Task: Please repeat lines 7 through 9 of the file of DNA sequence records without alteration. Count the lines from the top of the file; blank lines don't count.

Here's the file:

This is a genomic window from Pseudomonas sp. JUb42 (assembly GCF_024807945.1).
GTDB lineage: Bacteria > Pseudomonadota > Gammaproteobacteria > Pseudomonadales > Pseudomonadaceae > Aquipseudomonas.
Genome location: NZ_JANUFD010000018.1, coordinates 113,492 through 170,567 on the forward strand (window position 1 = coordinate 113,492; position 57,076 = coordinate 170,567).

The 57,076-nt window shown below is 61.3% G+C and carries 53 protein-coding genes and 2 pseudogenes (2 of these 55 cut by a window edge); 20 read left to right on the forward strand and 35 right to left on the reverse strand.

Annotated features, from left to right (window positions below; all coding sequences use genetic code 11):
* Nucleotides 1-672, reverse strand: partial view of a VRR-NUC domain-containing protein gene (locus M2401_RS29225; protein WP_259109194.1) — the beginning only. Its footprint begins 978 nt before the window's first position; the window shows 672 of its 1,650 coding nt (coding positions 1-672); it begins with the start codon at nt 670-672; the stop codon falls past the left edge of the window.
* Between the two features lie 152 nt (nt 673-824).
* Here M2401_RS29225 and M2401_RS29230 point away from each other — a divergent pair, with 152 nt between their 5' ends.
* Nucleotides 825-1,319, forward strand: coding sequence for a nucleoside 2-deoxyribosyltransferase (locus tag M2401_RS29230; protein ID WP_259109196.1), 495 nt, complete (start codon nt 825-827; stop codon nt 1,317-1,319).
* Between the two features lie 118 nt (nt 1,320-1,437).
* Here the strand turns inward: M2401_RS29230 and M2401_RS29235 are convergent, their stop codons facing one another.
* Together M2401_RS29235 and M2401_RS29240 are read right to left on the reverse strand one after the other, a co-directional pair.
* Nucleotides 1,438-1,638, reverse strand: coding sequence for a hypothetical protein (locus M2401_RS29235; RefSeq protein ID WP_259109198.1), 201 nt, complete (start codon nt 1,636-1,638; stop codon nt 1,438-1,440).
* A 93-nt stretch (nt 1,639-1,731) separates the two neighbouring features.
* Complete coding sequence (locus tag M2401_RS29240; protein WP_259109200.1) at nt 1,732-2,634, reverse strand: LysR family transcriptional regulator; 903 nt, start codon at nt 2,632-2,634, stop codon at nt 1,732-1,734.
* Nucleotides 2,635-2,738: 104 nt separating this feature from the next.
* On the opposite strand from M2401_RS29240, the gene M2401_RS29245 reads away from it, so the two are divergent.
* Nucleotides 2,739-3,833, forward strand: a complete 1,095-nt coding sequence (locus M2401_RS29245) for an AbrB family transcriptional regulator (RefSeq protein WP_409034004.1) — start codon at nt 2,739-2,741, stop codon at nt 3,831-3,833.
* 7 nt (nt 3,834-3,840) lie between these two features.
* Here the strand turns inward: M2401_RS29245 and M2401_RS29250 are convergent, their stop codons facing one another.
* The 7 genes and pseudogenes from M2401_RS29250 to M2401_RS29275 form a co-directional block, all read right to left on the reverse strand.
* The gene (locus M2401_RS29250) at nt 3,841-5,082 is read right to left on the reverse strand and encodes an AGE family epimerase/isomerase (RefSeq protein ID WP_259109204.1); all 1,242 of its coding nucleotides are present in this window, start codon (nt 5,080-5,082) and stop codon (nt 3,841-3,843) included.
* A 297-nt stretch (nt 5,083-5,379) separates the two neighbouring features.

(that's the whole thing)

* Between the two features lie 152 nt (nt 673-824).
* Here M2401_RS29225 and M2401_RS29230 point away from each other — a divergent pair, with 152 nt between their 5' ends.
* Nucleotides 825-1,319, forward strand: coding sequence for a nucleoside 2-deoxyribosyltransferase (locus tag M2401_RS29230; protein ID WP_259109196.1), 495 nt, complete (start codon nt 825-827; stop codon nt 1,317-1,319).